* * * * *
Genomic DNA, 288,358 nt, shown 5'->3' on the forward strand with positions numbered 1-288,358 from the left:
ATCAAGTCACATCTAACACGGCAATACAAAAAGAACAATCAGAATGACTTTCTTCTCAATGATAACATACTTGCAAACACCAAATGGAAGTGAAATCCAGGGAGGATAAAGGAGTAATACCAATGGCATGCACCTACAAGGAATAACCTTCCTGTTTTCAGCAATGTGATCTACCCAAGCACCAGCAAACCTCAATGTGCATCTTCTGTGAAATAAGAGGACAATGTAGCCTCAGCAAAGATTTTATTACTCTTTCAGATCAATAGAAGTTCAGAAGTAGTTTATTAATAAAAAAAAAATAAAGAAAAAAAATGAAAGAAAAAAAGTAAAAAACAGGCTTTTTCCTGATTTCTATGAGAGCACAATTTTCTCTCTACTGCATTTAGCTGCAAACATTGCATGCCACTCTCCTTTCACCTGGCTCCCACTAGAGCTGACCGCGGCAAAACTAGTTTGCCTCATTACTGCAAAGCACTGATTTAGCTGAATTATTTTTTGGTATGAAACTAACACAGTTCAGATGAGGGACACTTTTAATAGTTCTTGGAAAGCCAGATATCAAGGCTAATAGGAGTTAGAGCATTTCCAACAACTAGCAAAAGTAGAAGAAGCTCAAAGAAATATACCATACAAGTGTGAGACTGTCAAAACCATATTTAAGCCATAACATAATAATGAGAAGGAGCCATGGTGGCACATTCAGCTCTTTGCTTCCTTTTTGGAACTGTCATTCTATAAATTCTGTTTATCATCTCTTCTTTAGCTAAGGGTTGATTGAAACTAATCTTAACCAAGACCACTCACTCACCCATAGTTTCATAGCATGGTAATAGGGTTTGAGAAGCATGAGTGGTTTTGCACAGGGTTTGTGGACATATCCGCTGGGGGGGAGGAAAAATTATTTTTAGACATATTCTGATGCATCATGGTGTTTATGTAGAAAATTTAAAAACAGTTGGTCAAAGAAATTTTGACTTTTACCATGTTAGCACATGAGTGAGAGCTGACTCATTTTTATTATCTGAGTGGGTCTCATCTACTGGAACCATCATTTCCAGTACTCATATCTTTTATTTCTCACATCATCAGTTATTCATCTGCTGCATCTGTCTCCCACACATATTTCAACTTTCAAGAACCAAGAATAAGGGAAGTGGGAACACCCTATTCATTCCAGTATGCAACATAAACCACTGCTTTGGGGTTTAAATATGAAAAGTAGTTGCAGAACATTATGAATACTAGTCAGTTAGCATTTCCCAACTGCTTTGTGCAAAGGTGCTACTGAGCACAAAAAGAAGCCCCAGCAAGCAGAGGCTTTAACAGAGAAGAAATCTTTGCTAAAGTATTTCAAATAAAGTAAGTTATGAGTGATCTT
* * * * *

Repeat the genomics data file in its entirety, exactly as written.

Genomic DNA, 288,358 nt, shown 5'->3' on the forward strand with positions numbered 1-288,358 from the left:
ATCAAGTCACATCTAACACGGCAATACAAAAAGAACAATCAGAATGACTTTCTTCTCAATGATAACATACTTGCAAACACCAAATGGAAGTGAAATCCAGGGAGGATAAAGGAGTAATACCAATGGCATGCACCTACAAGGAATAACCTTCCTGTTTTCAGCAATGTGATCTACCCAAGCACCAGCAAACCTCAATGTGCATCTTCTGTGAAATAAGAGGACAATGTAGCCTCAGCAAAGATTTTATTACTCTTTCAGATCAATAGAAGTTCAGAAGTAGTTTATTAATAAAAAAAAAATAAAGAAAAAAAATGAAAGAAAAAAAGTAAAAAACAGGCTTTTTCCTGATTTCTATGAGAGCACAATTTTCTCTCTACTGCATTTAGCTGCAAACATTGCATGCCACTCTCCTTTCACCTGGCTCCCACTAGAGCTGACCGCGGCAAAACTAGTTTGCCTCATTACTGCAAAGCACTGATTTAGCTGAATTATTTTTTGGTATGAAACTAACACAGTTCAGATGAGGGACACTTTTAATAGTTCTTGGAAAGCCAGATATCAAGGCTAATAGGAGTTAGAGCATTTCCAACAACTAGCAAAAGTAGAAGAAGCTCAAAGAAATATACCATACAAGTGTGAGACTGTCAAAACCATATTTAAGCCATAACATAATAATGAGAAGGAGCCATGGTGGCACATTCAGCTCTTTGCTTCCTTTTTGGAACTGTCATTCTATAAATTCTGTTTATCATCTCTTCTTTAGCTAAGGGTTGATTGAAACTAATCTTAACCAAGACCACTCACTCACCCATAGTTTCATAGCATGGTAATAGGGTTTGAGAAGCATGAGTGGTTTTGCACAGGGTTTGTGGACATATCCGCTGGGGGGGAGGAAAAATTATTTTTAGACATATTCTGATGCATCATGGTGTTTATGTAGAAAATTTAAAAACAGTTGGTCAAAGAAATTTTGACTTTTACCATGTTAGCACATGAGTGAGAGCTGACTCATTTTTATTATCTGAGTGGGTCTCATCTACTGGAACCATCATTTCCAGTACTCATATCTTTTATTTCTCACATCATCAGTTATTCATCTGCTGCATCTGTCTCCCACACATATTTCAACTTTCAAGAACCAAGAATAAGGGAAGTGGGAACACCCTATTCATTCCAGTATGCAACATAAACCACTGCTTTGGGGTTTAAATATGAAAAGTAGTTGCAGAACATTATGAATACTAGTCAGTTAGCATTTCCCAACTGCTTTGTGCAAAGGTGCTACTGAGCACAAAAAGAAGCCCCAGCAAGCAGAGGCTTTAACAGAGAAGAAATCTTTGCTAAAGTATTTCAAATAAAGTAAGTTATGAGTGATCTT